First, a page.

Saturday, March 16, 2013

Ipse harmonia est

Yester-day, while addressing the College of Cardinals, Pope Francis spoke thus of the Holy Spirit and His gifts of grace to all the different members of the Body of Christ:
He, the Paraclete, is the supreme protagonist of every initiative and manifestation of faith. It’s interesting and it makes me think. The Paraclete creates all the differences in the Church and seems like an apostle of Babel. On the other hand, the Paraclete unifies all these differences – not making them equal – but in harmony with one another. I remember a Church Father who described it like this: “Ipse harmonia est.” [He Himself is Harmony.] The Paraclete gives each one of us a different charism, and unites us in this community of the Church that adores the Father, the Son, and Him – the Holy Spirit.”
Now, I have been trying to find who exactly it was who spoke and wrote of the Holy Spirit in those words “Ipse harmonia est” – that is, He Himself is harmony or concord, He the Holy Spirit is harmony itself. There are so many repetitions of these words of the Holy Father themselves online that so far I have not had a chance to locate the original reference, but I do see in these words the idea that the different graces given by the Spirit result in a wonderful symphony.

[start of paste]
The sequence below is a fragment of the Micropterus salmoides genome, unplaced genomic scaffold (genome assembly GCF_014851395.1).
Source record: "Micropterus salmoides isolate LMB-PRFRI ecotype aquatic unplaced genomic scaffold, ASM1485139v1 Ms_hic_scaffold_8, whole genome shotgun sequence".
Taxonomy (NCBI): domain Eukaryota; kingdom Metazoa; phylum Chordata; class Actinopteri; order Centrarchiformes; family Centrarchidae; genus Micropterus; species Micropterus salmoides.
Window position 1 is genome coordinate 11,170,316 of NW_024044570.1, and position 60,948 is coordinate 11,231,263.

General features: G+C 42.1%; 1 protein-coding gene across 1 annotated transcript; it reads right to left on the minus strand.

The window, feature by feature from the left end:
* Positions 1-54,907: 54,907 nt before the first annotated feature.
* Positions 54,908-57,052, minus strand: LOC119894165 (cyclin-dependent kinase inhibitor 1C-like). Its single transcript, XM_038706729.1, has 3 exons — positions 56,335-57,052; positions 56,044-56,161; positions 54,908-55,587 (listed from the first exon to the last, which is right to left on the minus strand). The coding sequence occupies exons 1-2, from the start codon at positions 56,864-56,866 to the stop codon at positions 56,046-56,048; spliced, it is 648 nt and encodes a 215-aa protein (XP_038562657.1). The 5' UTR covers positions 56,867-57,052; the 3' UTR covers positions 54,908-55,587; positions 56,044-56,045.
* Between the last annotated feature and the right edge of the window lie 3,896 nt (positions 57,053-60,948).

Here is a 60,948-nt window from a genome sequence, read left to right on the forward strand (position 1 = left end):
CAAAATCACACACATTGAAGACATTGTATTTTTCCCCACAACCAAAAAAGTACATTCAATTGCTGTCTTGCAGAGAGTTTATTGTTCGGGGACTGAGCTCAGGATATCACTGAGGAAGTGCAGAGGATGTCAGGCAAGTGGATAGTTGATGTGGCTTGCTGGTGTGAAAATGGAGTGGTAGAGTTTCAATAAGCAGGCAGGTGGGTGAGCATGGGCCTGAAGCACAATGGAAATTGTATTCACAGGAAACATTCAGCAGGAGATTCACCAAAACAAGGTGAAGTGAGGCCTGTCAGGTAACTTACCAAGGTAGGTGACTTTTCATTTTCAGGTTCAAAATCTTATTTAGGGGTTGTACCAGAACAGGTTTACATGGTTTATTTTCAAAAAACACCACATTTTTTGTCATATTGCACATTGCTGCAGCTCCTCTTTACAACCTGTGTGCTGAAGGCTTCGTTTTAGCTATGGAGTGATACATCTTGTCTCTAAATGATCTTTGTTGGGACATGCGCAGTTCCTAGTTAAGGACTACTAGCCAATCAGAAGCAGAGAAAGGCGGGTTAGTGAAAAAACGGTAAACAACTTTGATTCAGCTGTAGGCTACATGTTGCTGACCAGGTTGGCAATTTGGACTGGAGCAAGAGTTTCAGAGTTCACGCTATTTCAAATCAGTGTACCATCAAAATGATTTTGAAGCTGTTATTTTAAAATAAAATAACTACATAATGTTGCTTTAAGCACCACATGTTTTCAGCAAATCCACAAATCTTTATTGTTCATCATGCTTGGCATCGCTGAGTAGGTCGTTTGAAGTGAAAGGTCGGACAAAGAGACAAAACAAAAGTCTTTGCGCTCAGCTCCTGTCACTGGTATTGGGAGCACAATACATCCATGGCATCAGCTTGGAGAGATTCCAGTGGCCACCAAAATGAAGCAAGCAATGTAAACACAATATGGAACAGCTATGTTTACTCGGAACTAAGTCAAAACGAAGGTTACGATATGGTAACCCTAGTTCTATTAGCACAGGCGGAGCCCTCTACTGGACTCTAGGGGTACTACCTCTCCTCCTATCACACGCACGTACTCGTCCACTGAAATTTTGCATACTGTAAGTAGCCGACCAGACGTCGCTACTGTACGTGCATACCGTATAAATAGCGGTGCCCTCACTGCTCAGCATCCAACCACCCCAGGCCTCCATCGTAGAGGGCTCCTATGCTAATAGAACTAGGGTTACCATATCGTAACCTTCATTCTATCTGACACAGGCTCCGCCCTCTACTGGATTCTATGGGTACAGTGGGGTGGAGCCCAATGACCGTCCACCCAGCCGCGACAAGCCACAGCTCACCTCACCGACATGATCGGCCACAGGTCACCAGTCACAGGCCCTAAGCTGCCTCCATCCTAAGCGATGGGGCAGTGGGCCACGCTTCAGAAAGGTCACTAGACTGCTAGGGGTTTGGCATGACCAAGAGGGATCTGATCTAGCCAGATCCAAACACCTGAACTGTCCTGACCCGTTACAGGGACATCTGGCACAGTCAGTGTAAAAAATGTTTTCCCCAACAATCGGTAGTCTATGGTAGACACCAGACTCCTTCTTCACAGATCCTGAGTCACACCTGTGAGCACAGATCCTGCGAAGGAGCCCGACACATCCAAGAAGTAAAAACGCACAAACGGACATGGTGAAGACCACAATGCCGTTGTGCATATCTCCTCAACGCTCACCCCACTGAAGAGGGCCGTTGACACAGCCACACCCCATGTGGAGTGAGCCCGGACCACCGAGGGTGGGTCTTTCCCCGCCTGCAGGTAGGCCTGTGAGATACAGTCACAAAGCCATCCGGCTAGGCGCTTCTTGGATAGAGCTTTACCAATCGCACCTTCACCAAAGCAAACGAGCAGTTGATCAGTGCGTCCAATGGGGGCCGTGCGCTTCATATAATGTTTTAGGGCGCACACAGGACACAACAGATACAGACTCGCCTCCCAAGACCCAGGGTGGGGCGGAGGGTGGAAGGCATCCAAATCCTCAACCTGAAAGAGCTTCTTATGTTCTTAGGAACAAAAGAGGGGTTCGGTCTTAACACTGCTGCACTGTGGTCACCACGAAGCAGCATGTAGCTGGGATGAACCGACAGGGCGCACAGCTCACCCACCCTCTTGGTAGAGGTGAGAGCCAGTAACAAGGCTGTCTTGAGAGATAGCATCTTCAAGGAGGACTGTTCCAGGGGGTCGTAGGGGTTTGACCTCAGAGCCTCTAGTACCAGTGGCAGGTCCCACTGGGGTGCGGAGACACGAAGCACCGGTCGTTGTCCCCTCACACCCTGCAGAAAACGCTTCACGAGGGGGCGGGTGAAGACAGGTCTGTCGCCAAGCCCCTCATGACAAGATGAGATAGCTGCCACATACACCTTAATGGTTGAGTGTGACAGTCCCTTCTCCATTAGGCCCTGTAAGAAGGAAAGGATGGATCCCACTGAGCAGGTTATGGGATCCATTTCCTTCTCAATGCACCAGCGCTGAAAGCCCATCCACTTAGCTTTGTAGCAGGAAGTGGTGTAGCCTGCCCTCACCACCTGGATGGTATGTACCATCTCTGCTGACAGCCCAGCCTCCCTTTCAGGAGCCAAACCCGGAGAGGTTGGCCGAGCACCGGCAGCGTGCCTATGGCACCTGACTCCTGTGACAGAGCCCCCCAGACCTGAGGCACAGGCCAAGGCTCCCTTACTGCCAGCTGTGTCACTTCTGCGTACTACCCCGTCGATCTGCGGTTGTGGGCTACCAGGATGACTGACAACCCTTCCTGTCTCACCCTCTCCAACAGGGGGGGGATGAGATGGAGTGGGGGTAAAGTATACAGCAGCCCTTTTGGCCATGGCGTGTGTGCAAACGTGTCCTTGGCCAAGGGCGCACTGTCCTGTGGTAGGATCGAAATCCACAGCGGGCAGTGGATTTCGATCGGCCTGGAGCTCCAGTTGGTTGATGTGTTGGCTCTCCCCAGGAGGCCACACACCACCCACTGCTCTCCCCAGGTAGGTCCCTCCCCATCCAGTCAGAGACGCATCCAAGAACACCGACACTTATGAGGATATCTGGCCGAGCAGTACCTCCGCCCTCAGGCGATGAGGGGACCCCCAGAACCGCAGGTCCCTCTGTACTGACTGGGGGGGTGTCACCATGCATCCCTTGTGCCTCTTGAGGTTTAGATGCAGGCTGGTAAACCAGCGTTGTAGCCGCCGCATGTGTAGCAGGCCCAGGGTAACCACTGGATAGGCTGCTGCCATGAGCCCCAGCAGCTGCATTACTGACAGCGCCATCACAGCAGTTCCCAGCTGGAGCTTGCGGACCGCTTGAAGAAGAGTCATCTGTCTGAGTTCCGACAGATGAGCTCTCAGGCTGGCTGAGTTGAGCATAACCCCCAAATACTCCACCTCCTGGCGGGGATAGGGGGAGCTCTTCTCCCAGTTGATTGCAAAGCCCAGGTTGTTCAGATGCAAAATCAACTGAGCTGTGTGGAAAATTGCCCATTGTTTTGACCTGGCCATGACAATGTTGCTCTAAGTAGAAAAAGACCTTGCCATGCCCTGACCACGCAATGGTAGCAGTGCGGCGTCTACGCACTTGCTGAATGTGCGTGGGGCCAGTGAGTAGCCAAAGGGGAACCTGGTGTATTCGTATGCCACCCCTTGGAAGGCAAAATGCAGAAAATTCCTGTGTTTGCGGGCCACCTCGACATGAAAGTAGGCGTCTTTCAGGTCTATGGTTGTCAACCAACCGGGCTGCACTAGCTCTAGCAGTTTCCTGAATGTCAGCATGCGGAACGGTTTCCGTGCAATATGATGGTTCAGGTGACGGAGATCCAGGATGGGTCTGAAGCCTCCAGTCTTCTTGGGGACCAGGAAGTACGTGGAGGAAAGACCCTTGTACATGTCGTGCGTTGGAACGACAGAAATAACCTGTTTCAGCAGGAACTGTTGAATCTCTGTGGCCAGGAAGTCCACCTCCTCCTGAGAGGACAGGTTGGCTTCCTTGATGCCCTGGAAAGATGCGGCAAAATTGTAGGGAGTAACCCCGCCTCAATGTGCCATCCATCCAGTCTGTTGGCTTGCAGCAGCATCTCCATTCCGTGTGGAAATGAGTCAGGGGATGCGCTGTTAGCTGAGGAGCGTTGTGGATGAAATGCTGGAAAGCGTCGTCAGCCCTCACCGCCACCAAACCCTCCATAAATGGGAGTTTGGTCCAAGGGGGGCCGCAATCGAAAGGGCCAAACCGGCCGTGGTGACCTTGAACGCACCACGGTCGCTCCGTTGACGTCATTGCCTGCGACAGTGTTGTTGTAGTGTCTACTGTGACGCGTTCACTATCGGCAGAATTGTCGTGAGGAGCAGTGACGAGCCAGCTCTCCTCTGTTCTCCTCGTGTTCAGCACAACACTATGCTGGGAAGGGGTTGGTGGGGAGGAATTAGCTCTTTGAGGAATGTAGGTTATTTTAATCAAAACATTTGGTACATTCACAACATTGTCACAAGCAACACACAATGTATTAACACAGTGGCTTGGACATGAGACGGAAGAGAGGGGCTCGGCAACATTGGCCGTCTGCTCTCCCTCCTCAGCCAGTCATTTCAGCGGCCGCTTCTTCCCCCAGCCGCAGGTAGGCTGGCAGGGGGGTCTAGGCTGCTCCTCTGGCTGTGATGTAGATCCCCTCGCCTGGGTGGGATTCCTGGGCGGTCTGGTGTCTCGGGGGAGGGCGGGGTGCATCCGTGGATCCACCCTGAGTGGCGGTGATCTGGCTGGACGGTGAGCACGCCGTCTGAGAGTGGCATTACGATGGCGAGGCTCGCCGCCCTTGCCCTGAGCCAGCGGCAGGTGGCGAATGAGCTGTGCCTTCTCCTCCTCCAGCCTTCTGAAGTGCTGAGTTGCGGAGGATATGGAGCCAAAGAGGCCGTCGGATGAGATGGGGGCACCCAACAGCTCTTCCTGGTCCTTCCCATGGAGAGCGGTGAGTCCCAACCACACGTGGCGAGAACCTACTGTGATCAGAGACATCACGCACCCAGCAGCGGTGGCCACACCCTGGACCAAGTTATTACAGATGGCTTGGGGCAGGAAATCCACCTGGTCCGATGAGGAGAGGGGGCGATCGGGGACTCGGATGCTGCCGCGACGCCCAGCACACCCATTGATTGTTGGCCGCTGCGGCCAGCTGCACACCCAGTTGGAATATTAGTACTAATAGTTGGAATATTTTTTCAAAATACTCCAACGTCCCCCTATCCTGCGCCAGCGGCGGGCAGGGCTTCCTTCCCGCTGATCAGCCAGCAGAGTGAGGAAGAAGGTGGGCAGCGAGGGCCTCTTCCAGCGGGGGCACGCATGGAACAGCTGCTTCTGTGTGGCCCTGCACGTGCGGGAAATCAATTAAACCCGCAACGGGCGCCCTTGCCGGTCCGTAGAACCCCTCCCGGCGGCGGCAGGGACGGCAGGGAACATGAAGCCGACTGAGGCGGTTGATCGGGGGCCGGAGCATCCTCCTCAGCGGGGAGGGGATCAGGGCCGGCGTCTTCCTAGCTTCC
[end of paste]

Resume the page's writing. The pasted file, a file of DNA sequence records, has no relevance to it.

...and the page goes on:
In any case, these words are beautiful and worth much prayerful consideration; the last line refers I think to a phrase of St Cyprian, as repeated in the Catechism (n. 810), itself repeating Lumen Gentium: "Hence the universal Church is seen to be 'a people brought into unity from the unity of the Father, the Son, and the Holy Spirit'" (LG 4 citing St. Cyprian, De Dom. orat 23: PL 4, 553).


A Country Priest said...

My guess, Joshua, is that the Holy Father was paraphrasing St Augustine's De Trinitate.

In Book VI, Ch 9, Augustine contemplates our Lord's words in John 17:3. (Our Lord is praying aloud at the conclusion of his Last Supper.) "And this is eternal life, that they know thee the only true God, and Jesus Christ whom thou hast sent."

Augustine asks:

Why then did He omit to mention the Holy Spirit? Is it because it follows, that whenever we name One who cleaves to One by a harmony so great that through this harmony both are one, this harmony itself must be understood, although it is not mentioned?

— Augustine of Hippo, "On the Trinity", trans. Arthur West Haddan In , in A Select Library of the Nicene and Post-Nicene Fathers of the Christian Church, First Series, Volume III: St. Augustin: On the Holy Trinity, Doctrinal Treatises, Moral Treatises, ed. Philip Schaff (Buffalo, NY: Christian Literature Company, 1887), 102.

Joshua said...

Many thanks, Father! Always nice to see a priest well informed about St Augustine...

I have found the Latin of the passage you quote to be as follows:

Cur ergo tacuit de Spiritu Sancto? An quoniam consequens est, ut ubicumque nominatur unum tanta pace uni adhaerens, ut per hanc utrumque unum sit, iam ex hoc intellegatur etiam ipsa pax quamvis non commemoretur?

It appears that the English word "harmony" here translates the "pax" of the original.

Joshua said...

BTW, my source is a very useful site, giving all Augustine's works in Latin, Italian, etc.: